Metro has accomplished a highly successful translation to the screen of Sinclair Lewis’ bookstore boff [adapted by Donald Ogden Stewart and Sonya Levien]. Lana Turner is the surprise of the picture via her top performance thespically. In a role that allows her the gamut from tomboy to the pangs of childbirth and from being another man’s woman to remorseful wife, she seldom fails to acquit herself creditably. Spencer Tracy, as a matter of fact, is made to look wooden by comparison.
What fault the picture has is its overlong running time. Director George Sidney is unable to hold the pace for two hours and the film lags in the midsection.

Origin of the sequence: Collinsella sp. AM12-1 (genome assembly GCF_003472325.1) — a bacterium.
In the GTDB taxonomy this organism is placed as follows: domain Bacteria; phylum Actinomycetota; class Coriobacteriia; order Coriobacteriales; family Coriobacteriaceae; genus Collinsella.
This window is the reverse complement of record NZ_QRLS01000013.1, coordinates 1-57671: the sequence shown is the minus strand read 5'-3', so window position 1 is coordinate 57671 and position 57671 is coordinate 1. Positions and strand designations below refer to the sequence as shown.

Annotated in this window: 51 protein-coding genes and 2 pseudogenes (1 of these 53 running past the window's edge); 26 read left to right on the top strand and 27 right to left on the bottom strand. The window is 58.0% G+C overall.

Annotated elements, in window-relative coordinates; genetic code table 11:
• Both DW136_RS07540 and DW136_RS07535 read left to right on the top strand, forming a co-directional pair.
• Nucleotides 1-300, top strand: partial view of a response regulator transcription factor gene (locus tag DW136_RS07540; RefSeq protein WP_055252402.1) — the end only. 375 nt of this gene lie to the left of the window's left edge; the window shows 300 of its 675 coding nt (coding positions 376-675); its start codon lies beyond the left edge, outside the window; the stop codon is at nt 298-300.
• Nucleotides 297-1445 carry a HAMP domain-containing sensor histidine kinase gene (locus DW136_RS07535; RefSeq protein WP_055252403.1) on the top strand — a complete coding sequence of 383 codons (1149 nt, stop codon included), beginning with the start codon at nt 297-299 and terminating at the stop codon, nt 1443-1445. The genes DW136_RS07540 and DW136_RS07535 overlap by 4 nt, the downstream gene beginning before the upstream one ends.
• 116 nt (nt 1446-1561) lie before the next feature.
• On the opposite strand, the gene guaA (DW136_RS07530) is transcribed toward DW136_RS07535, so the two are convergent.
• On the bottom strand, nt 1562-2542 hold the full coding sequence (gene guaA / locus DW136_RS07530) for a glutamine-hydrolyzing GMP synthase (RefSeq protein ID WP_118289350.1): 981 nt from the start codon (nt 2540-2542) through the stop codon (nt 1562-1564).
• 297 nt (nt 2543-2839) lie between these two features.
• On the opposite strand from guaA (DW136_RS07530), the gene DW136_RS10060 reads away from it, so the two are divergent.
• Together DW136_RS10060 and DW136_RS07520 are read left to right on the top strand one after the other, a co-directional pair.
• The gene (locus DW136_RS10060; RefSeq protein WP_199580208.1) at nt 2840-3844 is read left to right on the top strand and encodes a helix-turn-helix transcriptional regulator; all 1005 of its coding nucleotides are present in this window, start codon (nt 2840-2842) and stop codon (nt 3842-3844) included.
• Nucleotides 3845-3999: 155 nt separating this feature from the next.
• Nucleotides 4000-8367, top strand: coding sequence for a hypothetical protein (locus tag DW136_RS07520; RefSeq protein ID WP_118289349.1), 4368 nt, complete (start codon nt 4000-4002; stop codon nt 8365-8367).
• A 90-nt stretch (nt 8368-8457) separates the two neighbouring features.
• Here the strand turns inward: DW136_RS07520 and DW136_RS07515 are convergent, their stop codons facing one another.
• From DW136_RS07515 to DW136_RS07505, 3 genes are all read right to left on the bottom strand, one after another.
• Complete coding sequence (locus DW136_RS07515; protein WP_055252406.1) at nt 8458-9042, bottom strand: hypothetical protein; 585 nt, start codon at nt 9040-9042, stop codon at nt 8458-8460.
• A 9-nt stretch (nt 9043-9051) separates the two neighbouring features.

This is a love story all the way. Essentially, it’s the tenderness of an older man – 41, not too old, of course – for a young girl. Tracy, respected small-town judge, pays tender court to Turner, who’s strictly out of his class socially as well as chronologically, until he wins her. She adapts herself to local society and the new life until she thinks she can stand it no more and then is off with the husband’s best-friend, Zachary Scott. Scott, of course, doesn’t want her when he can have her.
Tracy’s meeting and early courting of the gal is difficult to accept, but once that’s passed, the only misgiving is that the yarn telegraphs its punches so far ahead.